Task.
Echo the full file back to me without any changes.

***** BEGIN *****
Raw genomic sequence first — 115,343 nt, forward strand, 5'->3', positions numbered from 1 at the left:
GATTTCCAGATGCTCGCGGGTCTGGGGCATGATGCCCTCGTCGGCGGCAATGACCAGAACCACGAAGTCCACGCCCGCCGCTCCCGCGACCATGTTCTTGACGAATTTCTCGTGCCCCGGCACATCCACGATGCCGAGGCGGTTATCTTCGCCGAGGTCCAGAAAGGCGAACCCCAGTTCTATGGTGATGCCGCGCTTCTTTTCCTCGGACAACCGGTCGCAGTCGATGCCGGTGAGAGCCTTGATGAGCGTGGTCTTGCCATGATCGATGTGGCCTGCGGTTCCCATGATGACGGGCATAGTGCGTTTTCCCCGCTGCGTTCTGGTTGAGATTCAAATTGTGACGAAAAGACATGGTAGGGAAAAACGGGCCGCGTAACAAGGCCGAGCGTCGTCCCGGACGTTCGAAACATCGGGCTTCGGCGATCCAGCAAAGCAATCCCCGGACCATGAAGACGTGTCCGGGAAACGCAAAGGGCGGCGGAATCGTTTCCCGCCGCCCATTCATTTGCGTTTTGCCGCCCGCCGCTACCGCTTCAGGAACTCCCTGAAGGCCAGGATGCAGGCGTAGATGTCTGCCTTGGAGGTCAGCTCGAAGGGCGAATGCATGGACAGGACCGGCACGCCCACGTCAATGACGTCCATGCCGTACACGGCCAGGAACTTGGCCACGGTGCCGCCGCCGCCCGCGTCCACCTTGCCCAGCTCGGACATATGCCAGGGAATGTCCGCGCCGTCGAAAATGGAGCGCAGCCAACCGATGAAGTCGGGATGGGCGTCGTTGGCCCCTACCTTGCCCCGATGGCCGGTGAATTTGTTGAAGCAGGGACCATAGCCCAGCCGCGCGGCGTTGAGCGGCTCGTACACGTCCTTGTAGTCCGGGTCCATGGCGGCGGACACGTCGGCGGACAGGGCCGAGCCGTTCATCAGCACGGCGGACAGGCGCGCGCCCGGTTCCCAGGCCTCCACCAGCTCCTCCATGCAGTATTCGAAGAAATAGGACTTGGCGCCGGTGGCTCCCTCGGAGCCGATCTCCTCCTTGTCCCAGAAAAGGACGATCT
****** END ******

Raw genomic sequence first — 115,343 nt, forward strand, 5'->3', positions numbered from 1 at the left:
GATTTCCAGATGCTCGCGGGTCTGGGGCATGATGCCCTCGTCGGCGGCAATGACCAGAACCACGAAGTCCACGCCCGCCGCTCCCGCGACCATGTTCTTGACGAATTTCTCGTGCCCCGGCACATCCACGATGCCGAGGCGGTTATCTTCGCCGAGGTCCAGAAAGGCGAACCCCAGTTCTATGGTGATGCCGCGCTTCTTTTCCTCGGACAACCGGTCGCAGTCGATGCCGGTGAGAGCCTTGATGAGCGTGGTCTTGCCATGATCGATGTGGCCTGCGGTTCCCATGATGACGGGCATAGTGCGTTTTCCCCGCTGCGTTCTGGTTGAGATTCAAATTGTGACGAAAAGACATGGTAGGGAAAAACGGGCCGCGTAACAAGGCCGAGCGTCGTCCCGGACGTTCGAAACATCGGGCTTCGGCGATCCAGCAAAGCAATCCCCGGACCATGAAGACGTGTCCGGGAAACGCAAAGGGCGGCGGAATCGTTTCCCGCCGCCCATTCATTTGCGTTTTGCCGCCCGCCGCTACCGCTTCAGGAACTCCCTGAAGGCCAGGATGCAGGCGTAGATGTCTGCCTTGGAGGTCAGCTCGAAGGGCGAATGCATGGACAGGACCGGCACGCCCACGTCAATGACGTCCATGCCGTACACGGCCAGGAACTTGGCCACGGTGCCGCCGCCGCCCGCGTCCACCTTGCCCAGCTCGGACATATGCCAGGGAATGTCCGCGCCGTCGAAAATGGAGCGCAGCCAACCGATGAAGTCGGGATGGGCGTCGTTGGCCCCTACCTTGCCCCGATGGCCGGTGAATTTGTTGAAGCAGGGACCATAGCCCAGCCGCGCGGCGTTGAGCGGCTCGTACACGTCCTTGTAGTCCGGGTCCATGGCGGCGGACACGTCGGCGGACAGGGCCGAGCCGTTCATCAGCACGGCGGACAGGCGCGCGCCCGGTTCCCAGGCCTCCACCAGCTCCTCCATGCAGTATTCGAAGAAATAGGACTTGGCGCCGGTGGCTCCCTCGGAGCCGATCTCCTCCTTGTCCCAGAAAAGGACGATCT